Diana Nyad, 64, is an inspirational example of human endurance. As an older woman, out lesbian and amazing athlete, she blows my mind! Diana Nyad just made the swim from Cuba to Florida WITHOUT STOPPING!!!
As she arrived on the beach yesterday afternoon, Diana was greeted by hundreds of cheering supporters, many of whom waved rainbow flags.
For those of you who’d like a chance to meet Diana in person, come join me on the Olivia Ixtapa trip this coming November 2-9, 2013.
From The New York Times:
Spectators in Key West, Fla., cheered Ms. Nyad at the end of her 53-hour swim from Havana. Sharks steered clear, currents were friendly, and storms took most of the Labor Day weekend off.
The 64-year-old endurance swimmer emerged dazed and sunburned from the surf on Smathers Beach in Key West, Fla., just before 2 p.m. on Monday after nearly 53 hours in the ocean, a two-day, two-night swim from her starting point in Havana. She had survived the treacherous Florida Straits, a notorious stretch of water brimming with sharks. jellyfish, squalls and an unpredictable Gulf Stream. And she became the first person to do so unaided by the protection of a shark cage.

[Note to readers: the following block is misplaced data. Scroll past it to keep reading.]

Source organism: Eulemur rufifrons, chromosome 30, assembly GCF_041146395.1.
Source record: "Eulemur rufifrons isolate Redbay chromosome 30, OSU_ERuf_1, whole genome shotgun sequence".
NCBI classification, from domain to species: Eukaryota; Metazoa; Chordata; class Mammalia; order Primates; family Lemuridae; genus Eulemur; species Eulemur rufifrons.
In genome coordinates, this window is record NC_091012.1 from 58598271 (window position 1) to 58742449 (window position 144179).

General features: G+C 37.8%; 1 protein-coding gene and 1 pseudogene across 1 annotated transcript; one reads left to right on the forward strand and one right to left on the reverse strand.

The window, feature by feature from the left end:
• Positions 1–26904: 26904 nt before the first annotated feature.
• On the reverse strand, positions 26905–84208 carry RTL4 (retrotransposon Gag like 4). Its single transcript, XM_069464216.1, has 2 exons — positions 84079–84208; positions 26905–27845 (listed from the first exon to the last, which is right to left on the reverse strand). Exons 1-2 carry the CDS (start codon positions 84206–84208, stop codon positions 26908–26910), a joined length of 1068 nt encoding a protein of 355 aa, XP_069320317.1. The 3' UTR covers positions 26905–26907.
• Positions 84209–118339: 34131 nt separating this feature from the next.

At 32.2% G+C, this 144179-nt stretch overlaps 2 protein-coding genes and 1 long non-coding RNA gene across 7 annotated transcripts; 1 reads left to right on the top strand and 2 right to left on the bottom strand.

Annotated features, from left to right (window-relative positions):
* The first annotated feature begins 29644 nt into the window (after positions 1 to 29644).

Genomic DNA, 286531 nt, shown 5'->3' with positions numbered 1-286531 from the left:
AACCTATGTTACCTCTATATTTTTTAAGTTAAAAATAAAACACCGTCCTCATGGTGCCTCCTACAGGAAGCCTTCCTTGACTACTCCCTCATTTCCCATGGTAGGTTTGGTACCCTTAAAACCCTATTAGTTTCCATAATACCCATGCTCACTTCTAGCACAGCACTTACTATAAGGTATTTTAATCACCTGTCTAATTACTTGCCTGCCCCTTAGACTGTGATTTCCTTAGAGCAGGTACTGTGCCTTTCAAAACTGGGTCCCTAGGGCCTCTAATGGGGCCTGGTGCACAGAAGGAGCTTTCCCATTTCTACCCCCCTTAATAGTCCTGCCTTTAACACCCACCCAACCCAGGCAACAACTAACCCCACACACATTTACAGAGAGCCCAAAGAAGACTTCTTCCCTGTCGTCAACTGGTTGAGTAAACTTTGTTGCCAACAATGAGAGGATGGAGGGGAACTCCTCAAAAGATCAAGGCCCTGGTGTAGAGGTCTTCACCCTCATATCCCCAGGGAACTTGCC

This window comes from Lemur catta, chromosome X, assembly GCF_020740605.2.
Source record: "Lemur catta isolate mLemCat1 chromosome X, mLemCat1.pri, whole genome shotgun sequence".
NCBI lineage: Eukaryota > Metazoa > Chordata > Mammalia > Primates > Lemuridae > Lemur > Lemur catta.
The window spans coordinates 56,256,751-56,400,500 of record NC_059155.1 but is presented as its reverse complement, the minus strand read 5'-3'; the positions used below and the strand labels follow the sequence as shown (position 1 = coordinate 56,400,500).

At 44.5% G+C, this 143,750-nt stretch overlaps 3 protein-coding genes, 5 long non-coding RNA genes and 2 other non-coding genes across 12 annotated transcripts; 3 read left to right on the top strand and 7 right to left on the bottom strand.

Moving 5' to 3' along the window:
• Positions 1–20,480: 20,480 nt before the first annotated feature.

It was her fifth attempt, coming after four years of grueling training, precision planning and single-minded determination. Her face scorched and puffy from so many hours in the salt water, she leaned on one of her friends and said from the beach:
“I have three messages. One is we should never, ever give up. Two is you never are too old to chase your dreams. Three is it looks like a solitary sport, but it takes a team.”
More on Diane Nyad:
In 1979, Diana Nyad stroked her way to the longest swim in history, for both men and women. The distance was 102.5 miles–from the island of Bimini to the Florida shore–and that incredible record still stands today. Diana was front page news throughout the Western world, the lead story for Walter Cronkite on the CBS Evening News, and many times guest of The Tonight Show. For ten years (1969-1979) Diana was the greatest long-distance swimmer in the world. She broke numerous world records, including the 50-year-old mark for circling Manhattan Island (7hrs., 57 min.) in 1975. In 2006, Martina Navratilova served to induct her friend Diana into the International Women’s Sports Hall of Fame. As a journalist, Diana is heard by eight million people each week on National Public Radio. She is a columnist each Thursday on Los Angeles KCRW’s edition of “All Things Considered”. Diana has also carved herself an illustrious 30-year career as a sports television personality, working on camera for ABC’s Wide World of Sports, FOX SPORTS, the Outdoor Life Network, and CBS Sunday Morning. She has also written three books (Other Shores, Basic Training for Women, The Boss of Me) and speaks three foreign languages fluently.